11.39 am
Mr. Roger Gale (North Thanet)

I shall begin by paying tribute to a man called Malcolm Armstrong, who taught me what little more than most people I know about pyrotechnics in one hour of a moving morning. Mr. Armstrong follows in a fine tradition of firework manufacturing in Thanet, which used to host the Astra fireworks factory. I visited Mr. Armstrong's business some years ago; it looks like a collection of garden sheds in a field, but he manufactures some of the finest pyrotechnic fireworks produced in this country, and over the years he has given pleasure to very many people.

All visitors to Malcolm Armstrong's establishment are taken to one particular shed, which contains a workbench on which there is a photograph of his son, who worked in the business and was blown apart. Because of the care that everyone was required to take, and the careful separation, only one person—the proprietor's son—died in that accident. If I ever needed to learn, I learned then how very dangerous fireworks can be, even when they are properly handled.

Malcolm Armstrong went on; others might not have been big enough. He did not give in; he continued to manufacture superb displays that gave pleasure to thousands of people. He manufactured the displays for the Quex park promenade concerts in my constituency, which attracted thousands of people and raised hundreds of thousands of pounds for charity—but he has never forgotten, and never forgets to tell anybody handling fireworks, or anybody operating for him or running a display, that those explosives can kill.

All constituency Members of Parliament will have had the privilege and pleasure of attending firework displays held for charity. Any constituency Member representing a rural area will have been to village fêtes, the culmination of which, in the evening when the sun has gone down, is often a firework display. Anybody with a school in their constituency—and that means everybody—knows that schools too have displays. Everybody knows that a balance has to be struck between the hazards and the pleasure that fireworks give to many people.

About 30 per cent. of the population of my constituency are over retirement age. Many of those elderly people are widowed, and many of them have pets. I shall not rehearse again the arguments so well deployed by my hon. Friend the Member for Old Bexley and Sidcup (Derek Conway); suffice it to say that double distress is caused by the irresponsible use of items primarily designed for enjoyment. The constant use of fireworks throughout the year by irresponsible hooligans, often late at night, causes distress for the elderly and a second distress to their family—because their families are their animals.

What I want to say to the Minister and the promoter of the Bill is simply this: what is being done here today is necessary, and it has my fullest support—but as one who has the privilege of scrutinising legislation from time to time, I think that another concern needs to be expressed too. The Bill is fairly loosely drafted, and has deliberately been designed to give the Secretary of State powers to introduce regulations. I hope that those regulations will strike the balance needed to control the irresponsible use of fireworks while at the same time permitting public enjoyment, not only on bonfire night but on other proper occasions throughout the year. I ask the hon. Member for Hamilton, South (Mr. Tynan) to consider that. When he takes his Bill into Committee, will he carefully consider discussing with his colleagues in Government the possibility of introducing amendments that, at the very least, make the regulations subject to the affirmative statutory instrument procedure, so that we in the House can be sure that we are doing what we intend to do?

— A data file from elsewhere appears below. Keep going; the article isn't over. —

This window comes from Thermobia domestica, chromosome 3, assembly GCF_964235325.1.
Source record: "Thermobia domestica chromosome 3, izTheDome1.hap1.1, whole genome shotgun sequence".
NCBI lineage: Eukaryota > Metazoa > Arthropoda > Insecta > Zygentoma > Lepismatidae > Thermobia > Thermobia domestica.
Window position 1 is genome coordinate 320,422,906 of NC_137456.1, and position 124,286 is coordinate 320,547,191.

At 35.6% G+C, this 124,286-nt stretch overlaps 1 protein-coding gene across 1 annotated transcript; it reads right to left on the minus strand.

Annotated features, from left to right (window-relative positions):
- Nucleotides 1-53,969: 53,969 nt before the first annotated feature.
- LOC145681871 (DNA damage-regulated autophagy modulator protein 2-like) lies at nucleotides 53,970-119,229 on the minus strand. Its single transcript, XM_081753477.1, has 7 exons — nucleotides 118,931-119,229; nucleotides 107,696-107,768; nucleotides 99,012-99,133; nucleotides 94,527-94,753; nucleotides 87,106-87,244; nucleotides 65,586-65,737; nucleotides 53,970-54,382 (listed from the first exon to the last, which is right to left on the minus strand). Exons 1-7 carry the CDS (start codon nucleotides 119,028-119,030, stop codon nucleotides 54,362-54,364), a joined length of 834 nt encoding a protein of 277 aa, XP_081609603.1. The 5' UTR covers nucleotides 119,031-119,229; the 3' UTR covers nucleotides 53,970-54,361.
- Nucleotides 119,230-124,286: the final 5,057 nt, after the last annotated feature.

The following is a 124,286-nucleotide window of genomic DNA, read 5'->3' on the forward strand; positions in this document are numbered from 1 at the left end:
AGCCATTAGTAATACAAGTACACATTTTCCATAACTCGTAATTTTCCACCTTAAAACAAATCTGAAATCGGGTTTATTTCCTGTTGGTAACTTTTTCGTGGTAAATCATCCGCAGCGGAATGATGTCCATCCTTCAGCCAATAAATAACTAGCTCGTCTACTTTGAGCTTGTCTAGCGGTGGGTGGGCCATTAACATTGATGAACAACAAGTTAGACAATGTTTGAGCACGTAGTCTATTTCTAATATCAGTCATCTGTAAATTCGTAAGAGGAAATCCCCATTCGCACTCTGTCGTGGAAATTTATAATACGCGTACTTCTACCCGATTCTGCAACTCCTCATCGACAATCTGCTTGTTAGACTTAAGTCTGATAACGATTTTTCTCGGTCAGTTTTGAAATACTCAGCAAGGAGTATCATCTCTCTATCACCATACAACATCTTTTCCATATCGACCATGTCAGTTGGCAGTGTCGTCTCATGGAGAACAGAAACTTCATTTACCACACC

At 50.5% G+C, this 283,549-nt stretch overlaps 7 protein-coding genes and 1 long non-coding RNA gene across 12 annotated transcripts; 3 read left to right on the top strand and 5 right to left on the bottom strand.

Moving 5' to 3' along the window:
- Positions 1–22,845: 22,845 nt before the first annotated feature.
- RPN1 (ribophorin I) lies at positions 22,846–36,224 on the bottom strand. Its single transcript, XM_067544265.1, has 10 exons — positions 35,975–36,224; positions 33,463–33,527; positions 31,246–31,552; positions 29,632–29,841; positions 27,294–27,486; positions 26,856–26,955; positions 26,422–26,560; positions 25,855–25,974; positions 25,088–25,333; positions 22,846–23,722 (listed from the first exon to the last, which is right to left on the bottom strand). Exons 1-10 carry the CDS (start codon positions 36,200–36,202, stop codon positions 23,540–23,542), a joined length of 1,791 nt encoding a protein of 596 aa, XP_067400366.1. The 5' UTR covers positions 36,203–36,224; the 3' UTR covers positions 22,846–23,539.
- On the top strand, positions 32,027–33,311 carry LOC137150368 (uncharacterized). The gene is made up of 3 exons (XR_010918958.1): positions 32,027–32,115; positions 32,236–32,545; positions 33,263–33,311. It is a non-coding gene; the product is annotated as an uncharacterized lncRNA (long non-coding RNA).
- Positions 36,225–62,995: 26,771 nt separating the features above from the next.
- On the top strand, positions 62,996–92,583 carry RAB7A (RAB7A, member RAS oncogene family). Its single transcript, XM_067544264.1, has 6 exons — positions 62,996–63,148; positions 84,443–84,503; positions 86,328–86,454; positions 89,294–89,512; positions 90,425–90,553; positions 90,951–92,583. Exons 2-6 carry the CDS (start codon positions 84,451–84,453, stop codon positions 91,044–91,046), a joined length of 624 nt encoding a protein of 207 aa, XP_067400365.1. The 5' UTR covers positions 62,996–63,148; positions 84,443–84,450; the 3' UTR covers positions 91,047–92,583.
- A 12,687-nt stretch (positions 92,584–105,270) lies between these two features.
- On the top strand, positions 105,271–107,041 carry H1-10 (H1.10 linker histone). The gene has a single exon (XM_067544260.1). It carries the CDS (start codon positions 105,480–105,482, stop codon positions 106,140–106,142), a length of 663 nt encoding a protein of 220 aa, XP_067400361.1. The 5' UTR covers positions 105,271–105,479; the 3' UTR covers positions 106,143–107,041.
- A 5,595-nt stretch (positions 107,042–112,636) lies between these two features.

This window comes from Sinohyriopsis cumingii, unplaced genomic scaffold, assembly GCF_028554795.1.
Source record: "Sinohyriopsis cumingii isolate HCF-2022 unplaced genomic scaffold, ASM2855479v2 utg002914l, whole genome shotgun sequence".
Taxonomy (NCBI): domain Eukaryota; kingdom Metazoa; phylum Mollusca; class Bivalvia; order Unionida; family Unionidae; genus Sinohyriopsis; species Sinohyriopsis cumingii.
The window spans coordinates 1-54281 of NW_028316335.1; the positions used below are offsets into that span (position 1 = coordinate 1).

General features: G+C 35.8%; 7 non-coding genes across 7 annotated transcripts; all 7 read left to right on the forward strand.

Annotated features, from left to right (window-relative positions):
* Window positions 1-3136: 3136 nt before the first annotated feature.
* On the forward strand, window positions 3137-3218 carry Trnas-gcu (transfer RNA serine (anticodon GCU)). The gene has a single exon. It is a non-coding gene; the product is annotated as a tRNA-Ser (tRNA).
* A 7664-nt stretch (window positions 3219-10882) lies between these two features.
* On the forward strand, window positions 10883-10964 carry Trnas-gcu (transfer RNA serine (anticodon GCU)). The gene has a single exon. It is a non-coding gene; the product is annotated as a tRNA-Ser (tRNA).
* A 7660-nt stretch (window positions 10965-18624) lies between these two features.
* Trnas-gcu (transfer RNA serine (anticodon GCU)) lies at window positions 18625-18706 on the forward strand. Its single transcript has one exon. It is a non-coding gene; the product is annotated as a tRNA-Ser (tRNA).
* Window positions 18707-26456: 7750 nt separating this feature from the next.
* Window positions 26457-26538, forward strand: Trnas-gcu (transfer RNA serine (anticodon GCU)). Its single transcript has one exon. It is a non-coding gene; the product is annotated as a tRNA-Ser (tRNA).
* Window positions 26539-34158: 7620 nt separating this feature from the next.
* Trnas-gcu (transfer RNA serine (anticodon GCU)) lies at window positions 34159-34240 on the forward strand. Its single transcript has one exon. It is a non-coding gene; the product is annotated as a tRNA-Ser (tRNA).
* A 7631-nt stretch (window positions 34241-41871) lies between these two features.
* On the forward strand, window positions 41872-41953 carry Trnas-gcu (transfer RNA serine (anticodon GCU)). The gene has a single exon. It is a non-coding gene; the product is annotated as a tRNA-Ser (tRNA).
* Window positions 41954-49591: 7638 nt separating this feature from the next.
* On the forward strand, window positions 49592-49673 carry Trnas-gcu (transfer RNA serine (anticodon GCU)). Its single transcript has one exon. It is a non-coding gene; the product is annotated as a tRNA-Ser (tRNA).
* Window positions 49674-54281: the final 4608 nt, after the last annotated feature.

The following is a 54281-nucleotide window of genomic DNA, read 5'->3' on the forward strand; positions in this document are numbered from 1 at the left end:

11.44 am
The Parliamentary Under-Secretary of State for Trade and Industry (Miss Melanie Johnson)

I join all the other Members in congratulating my hon. Friend the Member for Hamilton, South (Mr. Tynan) on his success in winning the lottery and bringing forward this important Bill. I can give the House the reassurance that the Government support it. I am also pleased to hear from Members on both sides of the House about how my hon. Friend has gained the support of organisations such as the Guide Dogs for the Blind Association, the RSPCA, the Blue Cross and many others, such as Cats Protection, which we have just heard about.

The British Fireworks Association, which represents the fireworks industry, also broadly supports the Bill. That is important, and represents a recognition on its part that there is a growing impatience in the community about the difficulties that people are experiencing with fireworks, and that these issues need to be addressed.

As hon. Members have said, many people have concerns about fireworks. All our postbags contain many complaints from our constituents about their misuse, and the noise and nuisance that they cause. I believe that there has been a sea change in those concerns over the past few years. At one time public concern was principally focused on injuries, and although we and the public continue to be concerned about the number of injuries, the vast majority of the letters, many of which I have received via other Members for my attention, and which I study carefully, highlight the problems that Members have already mentioned—the noise and nuisance, and all their consequences.

Mr. Luke

I am one of those Members, and I have received no letters back from the Minister. I congratulate her on being instrumental in bringing about her Government colleagues' acceptance of the need for the Bill, but does she accept that this is simply one stage, and that if the Bill is not strong enough, stronger measures may be needed to deal with the problems of noise and nuisance that she is talking about, and which our constituents experience?